The real issue with Ning and WidgetLabs.

The spat between Ning and WidgetLaboratories has been an interesting read over the last few days. If you've missed all the action, then walking your way through this TechCrunch post will give you a summary version.

And if you're really interested, there's the email flow back and forth between the two CEOs you can pore over.

In short, Ning closed down one of their (maybe number one) leading widget developers, for purportedly disabusing their terms of service. Well within their rights, seemingly. Overnight, hundreds of Ning customers had some of their community functionality turned off, without prior notice or any suggestion of when they might see it back. Others have had their content go missing. I'm sure we'll hear more about it, the WidgetLabs folks seem mightily peeved and the team at Ning are doing their best to appease the disgruntled customers.

These shenanigans mark a clear distinction between two types of social media vendors. Those like Ning who are there to provide communities for sponsors who don't mind running these kind of risks; likely small companies, individuals or folks testing the waters of social media. And those others, like Awareness, who's customers insist on quality throughout the user experience, where arbitrarily switching things on and off without notice just isn't an option.

An interesting little saga, but despite who's right and wrong it's the community sponsors and their participants who suffer. In the impassioned words of the WidgetLabs CEO,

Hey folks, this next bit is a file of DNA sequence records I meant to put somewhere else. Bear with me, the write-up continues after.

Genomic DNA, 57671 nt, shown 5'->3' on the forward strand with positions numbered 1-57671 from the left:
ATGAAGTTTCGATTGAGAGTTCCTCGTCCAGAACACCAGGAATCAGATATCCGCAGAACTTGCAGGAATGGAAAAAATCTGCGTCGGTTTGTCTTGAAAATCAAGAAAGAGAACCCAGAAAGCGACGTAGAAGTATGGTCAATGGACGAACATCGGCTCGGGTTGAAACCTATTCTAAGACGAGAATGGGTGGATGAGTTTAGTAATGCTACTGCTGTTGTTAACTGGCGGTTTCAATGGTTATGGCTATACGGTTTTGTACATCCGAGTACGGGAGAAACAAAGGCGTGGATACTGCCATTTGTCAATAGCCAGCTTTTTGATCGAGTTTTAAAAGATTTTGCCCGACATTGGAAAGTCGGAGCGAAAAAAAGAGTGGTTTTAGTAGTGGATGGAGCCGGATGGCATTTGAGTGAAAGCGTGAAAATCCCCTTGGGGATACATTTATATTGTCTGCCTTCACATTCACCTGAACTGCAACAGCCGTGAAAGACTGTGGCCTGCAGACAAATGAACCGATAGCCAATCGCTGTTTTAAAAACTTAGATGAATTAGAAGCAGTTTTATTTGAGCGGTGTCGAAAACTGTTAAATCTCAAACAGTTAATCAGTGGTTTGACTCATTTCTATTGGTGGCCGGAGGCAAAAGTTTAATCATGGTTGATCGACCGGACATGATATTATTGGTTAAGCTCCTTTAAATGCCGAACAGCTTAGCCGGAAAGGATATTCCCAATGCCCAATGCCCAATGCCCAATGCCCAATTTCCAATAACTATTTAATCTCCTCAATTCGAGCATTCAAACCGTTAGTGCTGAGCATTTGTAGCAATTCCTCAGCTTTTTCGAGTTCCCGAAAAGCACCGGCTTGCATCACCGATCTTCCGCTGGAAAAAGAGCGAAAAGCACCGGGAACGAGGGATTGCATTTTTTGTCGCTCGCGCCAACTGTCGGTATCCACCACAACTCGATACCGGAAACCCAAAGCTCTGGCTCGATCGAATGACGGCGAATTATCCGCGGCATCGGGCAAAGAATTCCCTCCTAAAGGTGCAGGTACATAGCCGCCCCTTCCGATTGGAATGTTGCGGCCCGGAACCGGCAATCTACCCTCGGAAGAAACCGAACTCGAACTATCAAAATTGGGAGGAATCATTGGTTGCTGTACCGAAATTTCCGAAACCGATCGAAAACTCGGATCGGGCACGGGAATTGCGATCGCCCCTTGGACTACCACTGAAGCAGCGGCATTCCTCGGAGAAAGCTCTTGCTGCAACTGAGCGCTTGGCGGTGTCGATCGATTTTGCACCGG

Not feeling too "comfortable" anymore having someone else hold the keys to your website and members? Ever think about the fact that some sites claim that you can "leave when you want" but then provide you NO MEANS to do so? Ever think about what it would be like to have YOUR Network UNPLUGGED after a year or more of hard work and hundreds or thousands of members all LOST? We have... we're living the nightmare.

Incidentally, if you're one of the 1700 companies who've been put in a spot by all this, then drop me a line. We may be able to help.

Comments | Add Comment

BY: Connie Bensen (8/27/2008 9:12 PM)
COMMENT: Data portability is one thing, but community portability is certainly another! And when there are business goals involved (which there should be if people are investing their time) the investment is an important decision.

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